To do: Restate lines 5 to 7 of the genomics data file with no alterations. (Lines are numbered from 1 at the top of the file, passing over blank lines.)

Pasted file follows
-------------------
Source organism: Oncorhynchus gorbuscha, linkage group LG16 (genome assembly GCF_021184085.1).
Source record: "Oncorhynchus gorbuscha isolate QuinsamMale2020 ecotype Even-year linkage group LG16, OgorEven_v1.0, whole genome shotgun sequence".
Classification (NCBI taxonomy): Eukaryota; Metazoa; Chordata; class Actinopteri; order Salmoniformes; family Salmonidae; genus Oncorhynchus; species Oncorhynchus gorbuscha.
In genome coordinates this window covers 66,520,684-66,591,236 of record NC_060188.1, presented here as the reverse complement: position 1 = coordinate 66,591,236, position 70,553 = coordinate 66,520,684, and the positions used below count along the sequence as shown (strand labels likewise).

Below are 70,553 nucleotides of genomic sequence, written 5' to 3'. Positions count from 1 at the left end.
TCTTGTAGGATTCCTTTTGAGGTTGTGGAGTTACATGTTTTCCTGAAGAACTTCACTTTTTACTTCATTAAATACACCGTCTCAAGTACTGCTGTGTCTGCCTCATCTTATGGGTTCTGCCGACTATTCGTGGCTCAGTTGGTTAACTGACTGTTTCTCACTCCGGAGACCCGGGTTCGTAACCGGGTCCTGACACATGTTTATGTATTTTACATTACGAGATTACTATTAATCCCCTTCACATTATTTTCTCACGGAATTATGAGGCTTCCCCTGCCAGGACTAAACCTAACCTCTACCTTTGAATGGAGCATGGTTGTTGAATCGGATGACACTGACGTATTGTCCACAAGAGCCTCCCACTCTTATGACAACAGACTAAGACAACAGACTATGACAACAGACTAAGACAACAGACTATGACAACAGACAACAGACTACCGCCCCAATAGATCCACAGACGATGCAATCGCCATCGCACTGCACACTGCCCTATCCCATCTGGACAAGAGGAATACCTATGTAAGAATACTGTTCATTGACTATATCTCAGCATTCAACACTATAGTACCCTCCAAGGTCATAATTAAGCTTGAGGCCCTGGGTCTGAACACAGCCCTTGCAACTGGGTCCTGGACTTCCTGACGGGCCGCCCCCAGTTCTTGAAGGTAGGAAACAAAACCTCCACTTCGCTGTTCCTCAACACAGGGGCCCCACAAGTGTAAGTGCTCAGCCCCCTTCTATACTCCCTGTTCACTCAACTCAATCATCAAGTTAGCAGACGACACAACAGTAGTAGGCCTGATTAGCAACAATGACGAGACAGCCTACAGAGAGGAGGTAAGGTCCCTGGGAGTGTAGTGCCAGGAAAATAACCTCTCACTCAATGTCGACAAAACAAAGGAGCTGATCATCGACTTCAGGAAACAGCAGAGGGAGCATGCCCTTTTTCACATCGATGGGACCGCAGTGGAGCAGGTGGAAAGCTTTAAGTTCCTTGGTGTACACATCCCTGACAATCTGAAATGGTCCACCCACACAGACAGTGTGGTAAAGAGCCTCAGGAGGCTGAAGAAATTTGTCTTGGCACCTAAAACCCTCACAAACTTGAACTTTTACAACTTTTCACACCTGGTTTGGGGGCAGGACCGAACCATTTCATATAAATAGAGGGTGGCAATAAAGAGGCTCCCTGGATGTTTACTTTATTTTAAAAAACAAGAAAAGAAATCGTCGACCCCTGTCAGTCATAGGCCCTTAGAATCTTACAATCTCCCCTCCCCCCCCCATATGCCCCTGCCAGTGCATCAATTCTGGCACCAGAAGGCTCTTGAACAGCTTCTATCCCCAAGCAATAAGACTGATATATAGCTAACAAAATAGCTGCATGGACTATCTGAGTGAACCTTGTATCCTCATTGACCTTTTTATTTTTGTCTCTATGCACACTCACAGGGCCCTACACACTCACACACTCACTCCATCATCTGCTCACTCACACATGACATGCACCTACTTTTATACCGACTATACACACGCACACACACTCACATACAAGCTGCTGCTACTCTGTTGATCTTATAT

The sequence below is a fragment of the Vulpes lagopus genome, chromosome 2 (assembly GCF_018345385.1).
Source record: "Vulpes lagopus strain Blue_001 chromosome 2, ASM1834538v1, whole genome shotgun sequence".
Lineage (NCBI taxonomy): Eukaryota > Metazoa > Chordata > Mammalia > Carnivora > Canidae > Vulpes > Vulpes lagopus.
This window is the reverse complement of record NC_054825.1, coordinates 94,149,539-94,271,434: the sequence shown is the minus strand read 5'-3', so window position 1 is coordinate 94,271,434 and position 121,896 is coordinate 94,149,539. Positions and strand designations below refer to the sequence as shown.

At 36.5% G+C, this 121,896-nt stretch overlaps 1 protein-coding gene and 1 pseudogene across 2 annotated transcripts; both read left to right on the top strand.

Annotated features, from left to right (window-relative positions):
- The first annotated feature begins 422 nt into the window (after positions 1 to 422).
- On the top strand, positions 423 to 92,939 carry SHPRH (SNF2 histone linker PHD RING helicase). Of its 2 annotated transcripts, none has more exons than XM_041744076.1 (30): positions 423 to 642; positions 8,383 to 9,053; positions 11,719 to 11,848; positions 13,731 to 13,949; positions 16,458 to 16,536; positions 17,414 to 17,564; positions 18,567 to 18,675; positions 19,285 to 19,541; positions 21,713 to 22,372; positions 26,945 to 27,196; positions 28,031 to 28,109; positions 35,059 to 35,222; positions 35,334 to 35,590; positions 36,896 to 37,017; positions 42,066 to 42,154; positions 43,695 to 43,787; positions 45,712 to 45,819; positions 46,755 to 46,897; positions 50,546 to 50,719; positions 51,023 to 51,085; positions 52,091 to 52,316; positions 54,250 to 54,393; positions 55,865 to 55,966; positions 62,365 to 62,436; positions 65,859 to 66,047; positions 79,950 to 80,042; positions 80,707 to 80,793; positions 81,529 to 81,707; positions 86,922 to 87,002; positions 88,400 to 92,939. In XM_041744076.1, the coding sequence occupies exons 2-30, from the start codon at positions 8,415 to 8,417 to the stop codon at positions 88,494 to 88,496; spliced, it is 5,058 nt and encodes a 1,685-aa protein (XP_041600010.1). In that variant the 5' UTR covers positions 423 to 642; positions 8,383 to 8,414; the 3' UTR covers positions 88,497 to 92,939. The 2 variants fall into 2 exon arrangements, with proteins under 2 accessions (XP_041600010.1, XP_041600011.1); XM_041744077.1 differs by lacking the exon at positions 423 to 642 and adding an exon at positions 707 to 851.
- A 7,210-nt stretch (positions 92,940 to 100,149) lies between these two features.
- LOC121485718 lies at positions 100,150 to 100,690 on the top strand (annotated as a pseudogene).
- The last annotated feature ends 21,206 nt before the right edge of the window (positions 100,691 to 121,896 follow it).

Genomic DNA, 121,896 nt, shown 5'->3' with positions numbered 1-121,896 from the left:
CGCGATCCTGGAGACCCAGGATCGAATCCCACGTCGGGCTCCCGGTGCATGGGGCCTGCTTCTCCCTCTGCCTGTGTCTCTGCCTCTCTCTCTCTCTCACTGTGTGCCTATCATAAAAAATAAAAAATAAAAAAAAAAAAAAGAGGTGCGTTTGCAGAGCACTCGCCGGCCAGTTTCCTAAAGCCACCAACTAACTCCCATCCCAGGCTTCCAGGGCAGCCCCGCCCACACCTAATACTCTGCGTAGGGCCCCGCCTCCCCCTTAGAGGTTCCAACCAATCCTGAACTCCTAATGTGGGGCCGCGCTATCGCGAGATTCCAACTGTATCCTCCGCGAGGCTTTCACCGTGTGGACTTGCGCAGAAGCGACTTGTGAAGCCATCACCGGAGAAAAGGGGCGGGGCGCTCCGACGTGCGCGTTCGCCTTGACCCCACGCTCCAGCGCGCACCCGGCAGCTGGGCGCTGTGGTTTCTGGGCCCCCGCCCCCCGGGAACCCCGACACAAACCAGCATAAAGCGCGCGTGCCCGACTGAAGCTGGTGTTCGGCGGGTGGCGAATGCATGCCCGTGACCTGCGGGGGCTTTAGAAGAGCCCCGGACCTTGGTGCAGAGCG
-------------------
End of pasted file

Below are 70,553 nucleotides of genomic sequence, written 5' to 3'. Positions count from 1 at the left end.
TCTTGTAGGATTCCTTTTGAGGTTGTGGAGTTACATGTTTTCCTGAAGAACTTCACTTTTTACTTCATTAAATACACCGTCTCAAGTACTGCTGTGTCTGCCTCATCTTATGGGTTCTGCCGACTATTCGTGGCTCAGTTGGTTAACTGACTGTTTCTCACTCCGGAGACCCGGGTTCGTAACCGGGTCCTGACACATGTTTATGTATTTTACATTACGAGATTACTATTAATCCCCTTCACATTATTTTCTCACGGAATTATGAGGCTTCCCCTGCCAGGACTAAACCTAACCTCTACCTTTGAATGGAGCATGGTTGTTGAATCGGATGACACTGACGTATTGTCCACAAGAGCCTCCCACTCTTATGACAACAGACTAAGACAACAGACTATGACAACAGACTAAGACAACAGACTATGACAACAGACAACAGACTACCGCCCCAATAGATCCACAGACGATGCAATCGCCATCGCACTGCACACTGCCCTATCCCATCTGGACAAGAGGAATACCTATGTAAGAATACTGTTCATTGACTATATCTCAGCATTCAACACTATAGTACCCTCCAAGGTCATAATTAAGCTTGAGGCCCTGGGTCTGAACACAGCCCTTGCAACTGGGTCCTGGACTTCCTGACGGGCCGCCCCCAGTTCTTGAAGGTAGGAAACAAAACCTCCACTTCGCTGTTCCTCAACACAGGGGCCCCACAAGTGTAAGTGCTCAGCCCCCTTCTATACTCCCTGTTCACTCAACTCAATCATCAAGTTAGCAGACGACACAACAGTAGTAGGCCTGATTAGCAACAATGACGAGACAGCCTACAGAGAGGAGGTAAGGTCCCTGGGAGTGTAGTGCCAGGAAAATAACCTCTCACTCAATGTCGACAAAACAAAGGAGCTGATCATCGACTTCAGGAAACAGCAGAGGGAGCATGCCCTTTTTCACATCGATGGGACCGCAGTGGAGCAGGTGGAAAGCTTTAAGTTCCTTGGTGTACACATCCCTGACAATCTGAAATGGTCCACCCACACAGACAGTGTGGTAAAGAGCCTCAGGAGGCTGAAGAAATTTGTCTTGGCACCTAAAACCCTCACAAACTTGAACTTTTACAACTTTTCACACCTGGTTTGGGGGCAGGACCGAACCATTTCATATAAATAGAGGGTGGCAATAAAGAGGCTCCCTGGATGTTTACTTTATTTTAAAAAACAAGAAAAGAAATCGTCGACCCCTGTCAGTCATAGGCCCTTAGAATCTTACAATCTCCCCTCCCCCCCCCATATGCCCCTGCCAGTGCATCAATTCTGGCACCAGAAGGCTCTTGAACAGCTTCTATCCCCAAGCAATAAGACTGATATATAGCTAACAAAATAGCTGCATGGACTATCTGAGTGAACCTTGTATCCTCATTGACCTTTTTATTTTTGTCTCTATGCACACTCACAGGGCCCTACACACTCACACACTCACTCCATCATCTGCTCACTCACACATGACATGCACCTACTTTTATACCGACTATACACACGCACACACACTCACATACAAGCTGCTGCTACTCTGTTGATCTTATAT

The sequence below is a fragment of the Vulpes lagopus genome, chromosome 2 (assembly GCF_018345385.1).